In a place like London, a stroll through the city can take you past Parisian-style cafés, Italian churches, and Grecian architecture. You can explore many different cultures, cuisines, and types of entertainment with ease; and if you’re interested, you can even learn more about their histories and cultures, provided you are equipped with the necessary language skills to read the information around you.

 

Spain and England have a tumultuous and interesting history – much of which has helped to name various areas around the capital. Read on to find out the Spanish history behind the names of a few places in London.

 

Armada Way, E6 7FD

Named for the infamous Spanish Armada of 1588. When the Catholic King Phillip II of Spain grew tired of the Protestant rule of Queen Elizabeth I in England, he sent a fleet (or armada) of 130 ships to overthrow her. The armada was defeated, further cementing the strength of Queen Elizabeth I as a formidable world leader.

 

Gibraltar Way, E2 7LH

Gibraltar Way in Hackney takes its name from the island of Gibraltar off the southern coast of Spain.

In 1700, after the death of the childless and heirless King Charles II of Spain, European leaders saw an opportunity to claim Gibraltar for themselves. This began the War of the Spanish Succession. An Anglo-Dutch force fought against the French and Spanish army to determine who would succeed King Charles II, and in 1704 the Anglo-Dutch forces prevailed. Since then, Gibraltar has been under British rule, with Spain’s attempts to win it back proving unsuccessful.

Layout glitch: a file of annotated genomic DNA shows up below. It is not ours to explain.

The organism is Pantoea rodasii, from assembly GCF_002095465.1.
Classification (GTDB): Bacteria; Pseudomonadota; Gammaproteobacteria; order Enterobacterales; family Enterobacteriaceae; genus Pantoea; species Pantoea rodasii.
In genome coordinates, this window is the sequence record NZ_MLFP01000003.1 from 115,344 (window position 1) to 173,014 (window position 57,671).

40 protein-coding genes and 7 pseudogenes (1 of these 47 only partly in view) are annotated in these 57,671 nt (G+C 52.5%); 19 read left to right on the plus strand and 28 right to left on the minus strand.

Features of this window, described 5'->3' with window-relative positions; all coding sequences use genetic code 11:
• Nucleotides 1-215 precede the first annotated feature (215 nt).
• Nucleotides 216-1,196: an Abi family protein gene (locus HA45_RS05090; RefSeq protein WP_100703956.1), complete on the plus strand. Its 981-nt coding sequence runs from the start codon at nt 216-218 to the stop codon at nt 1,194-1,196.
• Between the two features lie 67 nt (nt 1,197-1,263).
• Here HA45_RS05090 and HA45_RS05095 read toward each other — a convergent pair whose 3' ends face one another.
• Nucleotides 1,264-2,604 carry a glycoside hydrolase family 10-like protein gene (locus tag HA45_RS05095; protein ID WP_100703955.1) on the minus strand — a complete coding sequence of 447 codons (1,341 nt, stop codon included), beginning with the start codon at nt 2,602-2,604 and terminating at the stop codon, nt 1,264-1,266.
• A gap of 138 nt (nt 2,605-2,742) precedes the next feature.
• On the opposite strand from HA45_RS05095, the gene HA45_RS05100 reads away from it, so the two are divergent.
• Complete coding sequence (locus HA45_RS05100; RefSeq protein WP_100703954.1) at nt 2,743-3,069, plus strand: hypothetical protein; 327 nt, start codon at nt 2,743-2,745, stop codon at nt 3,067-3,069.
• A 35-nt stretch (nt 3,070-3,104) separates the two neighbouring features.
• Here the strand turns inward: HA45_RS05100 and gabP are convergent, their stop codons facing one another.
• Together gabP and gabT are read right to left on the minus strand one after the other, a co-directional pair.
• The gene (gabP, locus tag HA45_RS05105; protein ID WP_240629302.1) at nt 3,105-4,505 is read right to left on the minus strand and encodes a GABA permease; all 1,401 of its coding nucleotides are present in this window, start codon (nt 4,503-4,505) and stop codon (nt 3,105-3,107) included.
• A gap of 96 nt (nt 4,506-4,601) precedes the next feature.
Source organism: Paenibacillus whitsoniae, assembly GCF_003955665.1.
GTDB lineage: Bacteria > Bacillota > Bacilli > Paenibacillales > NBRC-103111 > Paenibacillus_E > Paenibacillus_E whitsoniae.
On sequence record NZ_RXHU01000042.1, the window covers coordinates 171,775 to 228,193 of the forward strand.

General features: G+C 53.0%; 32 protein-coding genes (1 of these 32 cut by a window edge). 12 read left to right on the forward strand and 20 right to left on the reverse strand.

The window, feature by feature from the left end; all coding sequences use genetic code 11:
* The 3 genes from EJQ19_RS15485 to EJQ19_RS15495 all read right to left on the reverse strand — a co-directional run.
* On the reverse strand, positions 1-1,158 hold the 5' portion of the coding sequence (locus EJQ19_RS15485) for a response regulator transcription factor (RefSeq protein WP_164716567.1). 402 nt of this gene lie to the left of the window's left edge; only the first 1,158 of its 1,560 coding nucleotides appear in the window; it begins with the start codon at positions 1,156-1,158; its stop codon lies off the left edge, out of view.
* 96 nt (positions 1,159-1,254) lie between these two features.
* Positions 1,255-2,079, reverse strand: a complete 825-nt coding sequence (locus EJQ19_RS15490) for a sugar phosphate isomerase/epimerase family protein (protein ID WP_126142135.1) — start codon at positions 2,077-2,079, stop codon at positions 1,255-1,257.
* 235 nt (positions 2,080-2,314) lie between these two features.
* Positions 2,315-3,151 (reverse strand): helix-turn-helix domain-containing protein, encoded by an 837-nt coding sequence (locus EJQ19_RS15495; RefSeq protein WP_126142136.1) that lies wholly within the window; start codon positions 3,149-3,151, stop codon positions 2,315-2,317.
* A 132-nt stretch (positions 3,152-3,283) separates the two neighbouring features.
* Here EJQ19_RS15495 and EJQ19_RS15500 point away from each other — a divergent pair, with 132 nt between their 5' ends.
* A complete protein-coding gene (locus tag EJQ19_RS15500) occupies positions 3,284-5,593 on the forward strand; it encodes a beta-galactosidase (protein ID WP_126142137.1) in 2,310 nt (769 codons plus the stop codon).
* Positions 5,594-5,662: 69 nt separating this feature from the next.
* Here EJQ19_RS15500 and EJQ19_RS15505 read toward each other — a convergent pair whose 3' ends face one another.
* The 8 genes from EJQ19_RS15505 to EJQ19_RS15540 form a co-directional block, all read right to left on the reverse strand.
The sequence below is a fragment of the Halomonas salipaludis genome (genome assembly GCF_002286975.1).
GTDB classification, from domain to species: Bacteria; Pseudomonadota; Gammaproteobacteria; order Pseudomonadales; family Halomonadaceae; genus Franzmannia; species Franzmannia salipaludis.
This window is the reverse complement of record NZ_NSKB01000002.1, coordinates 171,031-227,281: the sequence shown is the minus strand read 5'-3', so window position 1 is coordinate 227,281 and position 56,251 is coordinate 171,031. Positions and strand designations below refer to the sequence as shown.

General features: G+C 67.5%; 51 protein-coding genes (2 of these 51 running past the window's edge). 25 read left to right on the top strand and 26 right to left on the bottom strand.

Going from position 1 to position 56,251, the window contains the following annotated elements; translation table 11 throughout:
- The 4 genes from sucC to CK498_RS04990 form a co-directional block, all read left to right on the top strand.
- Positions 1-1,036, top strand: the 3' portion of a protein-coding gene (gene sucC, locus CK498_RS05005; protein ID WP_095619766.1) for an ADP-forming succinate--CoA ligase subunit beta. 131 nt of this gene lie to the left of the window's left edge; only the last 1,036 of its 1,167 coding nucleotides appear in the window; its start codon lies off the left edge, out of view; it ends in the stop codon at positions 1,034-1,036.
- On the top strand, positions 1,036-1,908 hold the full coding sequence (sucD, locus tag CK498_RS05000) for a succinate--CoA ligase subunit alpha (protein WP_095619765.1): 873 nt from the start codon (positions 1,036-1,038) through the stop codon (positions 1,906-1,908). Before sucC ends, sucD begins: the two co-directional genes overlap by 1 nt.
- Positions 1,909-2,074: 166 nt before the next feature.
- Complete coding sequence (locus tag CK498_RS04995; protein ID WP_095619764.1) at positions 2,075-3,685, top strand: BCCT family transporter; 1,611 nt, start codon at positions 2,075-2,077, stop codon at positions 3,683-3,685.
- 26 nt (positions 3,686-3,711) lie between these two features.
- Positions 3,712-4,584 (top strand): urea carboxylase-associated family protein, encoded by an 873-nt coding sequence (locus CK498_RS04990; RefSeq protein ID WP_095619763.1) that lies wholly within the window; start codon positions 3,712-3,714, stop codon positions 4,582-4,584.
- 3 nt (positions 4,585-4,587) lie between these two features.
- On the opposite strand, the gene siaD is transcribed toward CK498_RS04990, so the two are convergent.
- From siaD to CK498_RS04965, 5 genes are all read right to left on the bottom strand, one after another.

Portobello Road, W10 5RN

The name Portobello commemorates a 1739 British naval victory over Spain. Britain and Spain were often at war during this period, and the settlement of Portobello in Panama was an important port for the Spanish. Admiral Edward Vernon seized the town with only six ships, and the capture of Portobello became an exceptionally popular triumph throughout Britain and America.

 

Trafalgar Square, WC2N 5DN

The Battle of Trafalgar in 1805 was a major victory for the British navy, in which they defeated Napoleon’s combined French and Spanish fleets. Admiral Lord Nelson, Britain’s most impressive commander, was killed during the battle – but Napoleon’s plans to invade Britain were destroyed.  The cape of Trafalgar lies in Southern Spain, and is where the battle took place. In 1843 Nelson’s Column, overlooking the square, was built to commemorate the Admiral.

 

If these names don’t ring any bells or you’re wondering how they should sound, a Spanish course at The Language Gallery can give you some great insights on how to explore the culture and history behind the Spanish language.